Glancing out our living-room window at dusk last night, we saw a cow elk and calf. Though she couldn’t see us, the cow elk started trotting swiftly uphill almost the moment we saw her. Something had spooked her.
The calf followed a few steps, then stopped and looked around as if confused. Its mother did not pause. Soon, she disappeared into the pine forest. The calf wandered a bit, seemingly without purpose or direction. It was not following its mother; in fact, it was walking the opposite way, toward the fenceline rather than the forest.
Concerned, we started to whisper about the calf and what it might be doing. It seemed uncertain, vulnerable without its mother’s protection. Would the cow elk come back? Or was she so spooked that finding safety was the only thing on her mind, calf or no calf?
I began to think about going outside to shoo the calf uphill in its mother’s direction. It seemed like some plan was needed, in case the cow elk didn’t return soon. I was mulling over this idea when, at last, back she came. As soon as the calf noticed her, it trotted to her side. Last we saw, the two were heading uphill together.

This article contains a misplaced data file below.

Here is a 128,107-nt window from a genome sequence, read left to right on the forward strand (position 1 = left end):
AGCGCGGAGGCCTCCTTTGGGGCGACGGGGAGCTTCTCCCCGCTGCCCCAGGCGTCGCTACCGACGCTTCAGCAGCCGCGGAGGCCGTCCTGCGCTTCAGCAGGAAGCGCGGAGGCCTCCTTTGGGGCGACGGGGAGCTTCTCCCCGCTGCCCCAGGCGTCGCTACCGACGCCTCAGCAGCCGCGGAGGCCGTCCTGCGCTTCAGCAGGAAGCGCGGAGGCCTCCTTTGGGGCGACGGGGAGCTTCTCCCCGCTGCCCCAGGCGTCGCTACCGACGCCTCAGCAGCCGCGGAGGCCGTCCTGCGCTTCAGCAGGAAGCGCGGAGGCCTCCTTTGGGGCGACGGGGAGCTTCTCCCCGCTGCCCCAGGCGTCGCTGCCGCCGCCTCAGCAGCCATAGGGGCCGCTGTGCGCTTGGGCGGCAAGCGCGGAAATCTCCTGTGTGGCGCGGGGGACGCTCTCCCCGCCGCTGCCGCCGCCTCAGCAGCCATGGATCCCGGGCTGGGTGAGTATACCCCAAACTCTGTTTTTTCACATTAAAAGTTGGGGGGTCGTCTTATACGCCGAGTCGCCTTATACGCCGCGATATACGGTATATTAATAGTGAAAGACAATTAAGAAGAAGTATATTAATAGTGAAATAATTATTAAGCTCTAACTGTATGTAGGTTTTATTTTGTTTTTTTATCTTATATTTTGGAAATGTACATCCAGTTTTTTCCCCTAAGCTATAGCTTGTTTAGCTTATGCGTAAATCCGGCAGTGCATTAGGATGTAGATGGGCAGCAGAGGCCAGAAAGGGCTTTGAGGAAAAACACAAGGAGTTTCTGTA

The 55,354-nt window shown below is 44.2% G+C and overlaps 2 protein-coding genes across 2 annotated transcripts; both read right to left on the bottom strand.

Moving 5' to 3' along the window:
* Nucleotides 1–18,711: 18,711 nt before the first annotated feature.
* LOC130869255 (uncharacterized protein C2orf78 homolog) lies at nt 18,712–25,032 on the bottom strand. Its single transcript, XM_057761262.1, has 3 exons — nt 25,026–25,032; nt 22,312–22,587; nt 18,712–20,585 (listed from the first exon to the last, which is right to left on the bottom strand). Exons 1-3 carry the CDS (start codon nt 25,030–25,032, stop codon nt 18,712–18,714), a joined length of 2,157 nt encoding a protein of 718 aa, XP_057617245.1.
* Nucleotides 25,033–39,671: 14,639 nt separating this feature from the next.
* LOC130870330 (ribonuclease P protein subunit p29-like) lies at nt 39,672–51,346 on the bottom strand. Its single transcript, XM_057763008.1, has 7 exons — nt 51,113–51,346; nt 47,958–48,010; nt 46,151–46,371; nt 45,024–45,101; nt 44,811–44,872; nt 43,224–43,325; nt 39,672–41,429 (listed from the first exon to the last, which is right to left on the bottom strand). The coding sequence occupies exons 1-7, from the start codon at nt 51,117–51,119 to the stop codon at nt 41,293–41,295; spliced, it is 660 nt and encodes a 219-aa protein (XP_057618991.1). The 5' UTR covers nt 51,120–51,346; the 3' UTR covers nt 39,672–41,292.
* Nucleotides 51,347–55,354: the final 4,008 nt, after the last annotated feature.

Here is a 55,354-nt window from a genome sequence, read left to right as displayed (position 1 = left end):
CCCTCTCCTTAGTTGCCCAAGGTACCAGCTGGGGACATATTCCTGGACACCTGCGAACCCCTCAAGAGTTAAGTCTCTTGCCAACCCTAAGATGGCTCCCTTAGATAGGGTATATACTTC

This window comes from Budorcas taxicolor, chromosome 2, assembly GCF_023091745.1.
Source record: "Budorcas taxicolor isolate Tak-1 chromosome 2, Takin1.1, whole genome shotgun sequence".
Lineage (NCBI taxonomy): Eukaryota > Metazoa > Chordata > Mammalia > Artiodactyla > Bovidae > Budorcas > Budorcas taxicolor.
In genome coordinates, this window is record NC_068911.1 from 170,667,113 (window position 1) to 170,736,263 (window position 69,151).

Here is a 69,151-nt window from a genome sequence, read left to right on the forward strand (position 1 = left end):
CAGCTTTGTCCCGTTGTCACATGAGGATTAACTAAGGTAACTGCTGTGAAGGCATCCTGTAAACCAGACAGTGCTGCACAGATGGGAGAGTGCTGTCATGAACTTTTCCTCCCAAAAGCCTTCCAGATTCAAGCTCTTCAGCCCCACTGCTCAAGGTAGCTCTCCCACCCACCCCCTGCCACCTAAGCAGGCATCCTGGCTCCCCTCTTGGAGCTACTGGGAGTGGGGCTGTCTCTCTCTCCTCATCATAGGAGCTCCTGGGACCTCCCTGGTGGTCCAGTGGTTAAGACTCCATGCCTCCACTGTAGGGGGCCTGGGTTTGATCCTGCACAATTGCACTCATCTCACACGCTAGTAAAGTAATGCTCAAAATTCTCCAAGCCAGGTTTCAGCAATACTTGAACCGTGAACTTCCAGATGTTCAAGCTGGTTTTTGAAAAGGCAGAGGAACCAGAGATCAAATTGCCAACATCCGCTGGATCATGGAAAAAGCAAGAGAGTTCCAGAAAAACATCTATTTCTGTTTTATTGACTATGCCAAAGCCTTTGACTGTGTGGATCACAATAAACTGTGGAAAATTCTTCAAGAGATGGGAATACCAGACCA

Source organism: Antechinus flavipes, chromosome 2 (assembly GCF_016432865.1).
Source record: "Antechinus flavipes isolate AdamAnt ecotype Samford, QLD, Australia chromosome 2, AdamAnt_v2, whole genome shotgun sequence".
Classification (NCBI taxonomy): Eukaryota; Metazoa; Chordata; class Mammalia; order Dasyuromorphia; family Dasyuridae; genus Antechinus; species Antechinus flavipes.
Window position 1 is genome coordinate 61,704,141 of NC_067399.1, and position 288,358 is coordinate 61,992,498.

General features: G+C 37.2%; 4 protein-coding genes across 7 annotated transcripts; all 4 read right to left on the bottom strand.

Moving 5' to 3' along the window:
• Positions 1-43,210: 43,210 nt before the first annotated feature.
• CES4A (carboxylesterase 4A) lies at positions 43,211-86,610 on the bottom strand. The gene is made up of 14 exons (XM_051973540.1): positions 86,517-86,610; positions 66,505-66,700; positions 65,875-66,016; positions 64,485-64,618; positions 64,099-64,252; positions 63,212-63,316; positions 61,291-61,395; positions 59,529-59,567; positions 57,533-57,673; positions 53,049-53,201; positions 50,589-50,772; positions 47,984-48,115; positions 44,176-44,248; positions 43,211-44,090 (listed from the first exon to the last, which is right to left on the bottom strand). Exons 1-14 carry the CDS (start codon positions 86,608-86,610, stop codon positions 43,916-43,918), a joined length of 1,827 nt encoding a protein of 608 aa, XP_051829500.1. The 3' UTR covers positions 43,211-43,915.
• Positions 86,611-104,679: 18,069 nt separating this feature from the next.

This mini-drama of separation between the cow elk and its calf evoked strong and similar feelings in both of us. Motivated by genuine concern, we were contemplating various actions we might take to reunite the elk family.
Now, I’m 1) a rational adult, 2) an employee of the state’s wildlife agency, and 3) a person who thinks and writes about wildlife for a living. I know cow elk have successfully raised their calves without human assistance for a long while. And I still had to tell myself that, forcefully, to keep myself from going outside.
That’s how strongly even a rational adult who knows better can feel about trying to help wildlife.
Sadly, in my work I’ve seen hundreds of examples of well-intentioned human action leading to harmful consequences to animals. To me, it feels like one of the essential tragedies of the relationship between humans and wildlife. Genuinely positive intentions that spring from a deep desire to help can go drastically astray. And still—despite everything I know and have been told and believe in my mind—in my heart, I was willing to try.
Good thing that mother elk came back when she did!